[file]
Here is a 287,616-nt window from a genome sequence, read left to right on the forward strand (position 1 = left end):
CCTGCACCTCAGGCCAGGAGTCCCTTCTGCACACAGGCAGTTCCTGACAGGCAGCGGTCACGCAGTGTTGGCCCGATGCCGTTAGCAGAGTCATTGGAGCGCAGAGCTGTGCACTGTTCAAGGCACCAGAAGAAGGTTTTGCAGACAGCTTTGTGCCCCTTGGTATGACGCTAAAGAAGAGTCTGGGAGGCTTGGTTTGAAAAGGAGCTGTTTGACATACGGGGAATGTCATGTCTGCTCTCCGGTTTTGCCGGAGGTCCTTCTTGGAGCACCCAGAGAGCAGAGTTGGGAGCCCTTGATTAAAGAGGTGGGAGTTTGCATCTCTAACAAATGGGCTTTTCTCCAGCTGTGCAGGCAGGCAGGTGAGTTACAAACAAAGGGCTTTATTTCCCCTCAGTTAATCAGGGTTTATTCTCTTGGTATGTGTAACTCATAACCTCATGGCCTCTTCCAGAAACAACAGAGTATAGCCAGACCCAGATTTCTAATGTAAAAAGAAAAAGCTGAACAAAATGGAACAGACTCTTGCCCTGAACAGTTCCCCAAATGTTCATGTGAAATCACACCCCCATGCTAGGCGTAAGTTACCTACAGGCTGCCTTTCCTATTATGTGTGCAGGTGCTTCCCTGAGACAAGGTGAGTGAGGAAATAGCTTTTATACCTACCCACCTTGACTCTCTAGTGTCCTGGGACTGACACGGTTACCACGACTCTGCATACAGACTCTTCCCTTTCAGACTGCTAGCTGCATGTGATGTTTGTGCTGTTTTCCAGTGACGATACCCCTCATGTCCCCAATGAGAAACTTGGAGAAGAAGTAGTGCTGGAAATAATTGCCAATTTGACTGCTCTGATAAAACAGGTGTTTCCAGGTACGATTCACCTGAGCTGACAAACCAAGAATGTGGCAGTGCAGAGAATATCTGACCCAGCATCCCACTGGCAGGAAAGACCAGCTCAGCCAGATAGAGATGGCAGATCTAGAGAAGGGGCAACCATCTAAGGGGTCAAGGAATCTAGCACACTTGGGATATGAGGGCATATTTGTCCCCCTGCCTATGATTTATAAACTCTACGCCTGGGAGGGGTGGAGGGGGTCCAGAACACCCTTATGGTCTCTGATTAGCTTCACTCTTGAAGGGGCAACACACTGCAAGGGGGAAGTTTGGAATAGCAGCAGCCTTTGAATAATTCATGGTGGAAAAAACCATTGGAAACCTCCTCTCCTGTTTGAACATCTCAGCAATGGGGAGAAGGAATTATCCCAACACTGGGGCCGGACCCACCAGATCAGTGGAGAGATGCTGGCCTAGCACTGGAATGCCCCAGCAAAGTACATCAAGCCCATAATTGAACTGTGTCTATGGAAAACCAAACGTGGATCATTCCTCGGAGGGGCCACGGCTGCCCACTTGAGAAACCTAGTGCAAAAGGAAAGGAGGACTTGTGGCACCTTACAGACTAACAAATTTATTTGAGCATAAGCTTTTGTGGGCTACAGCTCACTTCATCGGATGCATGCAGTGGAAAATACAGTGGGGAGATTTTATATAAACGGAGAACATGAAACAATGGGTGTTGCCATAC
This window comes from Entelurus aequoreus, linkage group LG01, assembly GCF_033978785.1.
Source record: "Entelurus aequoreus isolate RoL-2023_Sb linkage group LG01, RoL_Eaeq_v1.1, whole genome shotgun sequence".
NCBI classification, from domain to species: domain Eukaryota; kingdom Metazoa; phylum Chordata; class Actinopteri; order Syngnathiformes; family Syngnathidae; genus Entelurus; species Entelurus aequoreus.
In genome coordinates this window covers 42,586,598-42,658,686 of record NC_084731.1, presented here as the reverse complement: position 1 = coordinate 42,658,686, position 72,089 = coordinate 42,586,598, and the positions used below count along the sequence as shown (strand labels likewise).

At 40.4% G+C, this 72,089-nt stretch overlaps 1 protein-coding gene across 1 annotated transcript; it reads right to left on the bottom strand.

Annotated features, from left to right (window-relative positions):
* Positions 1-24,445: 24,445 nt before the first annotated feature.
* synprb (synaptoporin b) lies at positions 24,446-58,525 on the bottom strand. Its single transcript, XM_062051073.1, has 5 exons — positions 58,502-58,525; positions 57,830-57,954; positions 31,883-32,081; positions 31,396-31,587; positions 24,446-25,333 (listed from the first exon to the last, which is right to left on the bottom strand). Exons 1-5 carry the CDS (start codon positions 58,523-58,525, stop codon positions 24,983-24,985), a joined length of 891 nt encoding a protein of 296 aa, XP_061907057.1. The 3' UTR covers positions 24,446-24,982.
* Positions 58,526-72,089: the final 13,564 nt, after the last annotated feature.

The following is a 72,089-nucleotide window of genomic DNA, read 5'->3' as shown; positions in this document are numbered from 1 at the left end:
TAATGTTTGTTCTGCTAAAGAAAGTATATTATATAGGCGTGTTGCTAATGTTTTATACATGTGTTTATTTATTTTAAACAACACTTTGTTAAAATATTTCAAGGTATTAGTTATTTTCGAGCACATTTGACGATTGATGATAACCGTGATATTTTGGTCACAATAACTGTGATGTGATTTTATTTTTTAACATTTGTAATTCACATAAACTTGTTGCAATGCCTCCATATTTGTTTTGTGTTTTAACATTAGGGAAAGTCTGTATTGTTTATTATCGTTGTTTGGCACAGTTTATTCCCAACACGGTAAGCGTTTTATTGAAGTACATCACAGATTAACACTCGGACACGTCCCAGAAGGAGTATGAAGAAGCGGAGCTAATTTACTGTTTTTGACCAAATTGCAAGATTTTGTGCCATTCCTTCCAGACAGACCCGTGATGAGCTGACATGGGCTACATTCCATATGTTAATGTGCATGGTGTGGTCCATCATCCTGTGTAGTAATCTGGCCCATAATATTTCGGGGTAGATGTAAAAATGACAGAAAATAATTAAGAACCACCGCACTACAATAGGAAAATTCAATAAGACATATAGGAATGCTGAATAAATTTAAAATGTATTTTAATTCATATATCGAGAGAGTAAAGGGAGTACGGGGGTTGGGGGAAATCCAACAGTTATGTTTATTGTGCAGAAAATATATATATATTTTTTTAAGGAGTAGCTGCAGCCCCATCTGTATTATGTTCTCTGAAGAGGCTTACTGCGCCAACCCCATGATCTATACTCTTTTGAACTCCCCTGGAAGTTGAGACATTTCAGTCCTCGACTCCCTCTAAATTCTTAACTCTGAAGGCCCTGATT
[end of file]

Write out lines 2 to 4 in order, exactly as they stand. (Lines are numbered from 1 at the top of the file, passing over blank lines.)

CCTGCACCTCAGGCCAGGAGTCCCTTCTGCACACAGGCAGTTCCTGACAGGCAGCGGTCACGCAGTGTTGGCCCGATGCCGTTAGCAGAGTCATTGGAGCGCAGAGCTGTGCACTGTTCAAGGCACCAGAAGAAGGTTTTGCAGACAGCTTTGTGCCCCTTGGTATGACGCTAAAGAAGAGTCTGGGAGGCTTGGTTTGAAAAGGAGCTGTTTGACATACGGGGAATGTCATGTCTGCTCTCCGGTTTTGCCGGAGGTCCTTCTTGGAGCACCCAGAGAGCAGAGTTGGGAGCCCTTGATTAAAGAGGTGGGAGTTTGCATCTCTAACAAATGGGCTTTTCTCCAGCTGTGCAGGCAGGCAGGTGAGTTACAAACAAAGGGCTTTATTTCCCCTCAGTTAATCAGGGTTTATTCTCTTGGTATGTGTAACTCATAACCTCATGGCCTCTTCCAGAAACAACAGAGTATAGCCAGACCCAGATTTCTAATGTAAAAAGAAAAAGCTGAACAAAATGGAACAGACTCTTGCCCTGAACAGTTCCCCAAATGTTCATGTGAAATCACACCCCCATGCTAGGCGTAAGTTACCTACAGGCTGCCTTTCCTATTATGTGTGCAGGTGCTTCCCTGAGACAAGGTGAGTGAGGAAATAGCTTTTATACCTACCCACCTTGACTCTCTAGTGTCCTGGGACTGACACGGTTACCACGACTCTGCATACAGACTCTTCCCTTTCAGACTGCTAGCTGCATGTGATGTTTGTGCTGTTTTCCAGTGACGATACCCCTCATGTCCCCAATGAGAAACTTGGAGAAGAAGTAGTGCTGGAAATAATTGCCAATTTGACTGCTCTGATAAAACAGGTGTTTCCAGGTACGATTCACCTGAGCTGACAAACCAAGAATGTGGCAGTGCAGAGAATATCTGACCCAGCATCCCACTGGCAGGAAAGACCAGCTCAGCCAGATAGAGATGGCAGATCTAGAGAAGGGGCAACCATCTAAGGGGTCAAGGAATCTAGCACACTTGGGATATGAGGGCATATTTGTCCCCCTGCCTATGATTTATAAACTCTACGCCTGGGAGGGGTGGAGGGGGTCCAGAACACCCTTATGGTCTCTGATTAGCTTCACTCTTGAAGGGGCAACACACTGCAAGGGGGAAGTTTGGAATAGCAGCAGCCTTTGAATAATTCATGGTGGAAAAAACCATTGGAAACCTCCTCTCCTGTTTGAACATCTCAGCAATGGGGAGAAGGAATTATCCCAACACTGGGGCCGGACCCACCAGATCAGTGGAGAGATGCTGGCCTAGCACTGGAATGCCCCAGCAAAGTACATCAAGCCCATAATTGAACTGTGTCTATGGAAAACCAAACGTGGATCATTCCTCGGAGGGGCCACGGCTGCCCACTTGAGAAACCTAGTGCAAAAGGAAAGGAGGACTTGTGGCACCTTACAGACTAACAAATTTATTTGAGCATAAGCTTTTGTGGGCTACAGCTCACTTCATCGGATGCATGCAGTGGAAAATACAGTGGGGAGATTTTATATAAACGGAGAACATGAAACAATGGGTGTTGCCATAC
This window comes from Entelurus aequoreus, linkage group LG01, assembly GCF_033978785.1.
Source record: "Entelurus aequoreus isolate RoL-2023_Sb linkage group LG01, RoL_Eaeq_v1.1, whole genome shotgun sequence".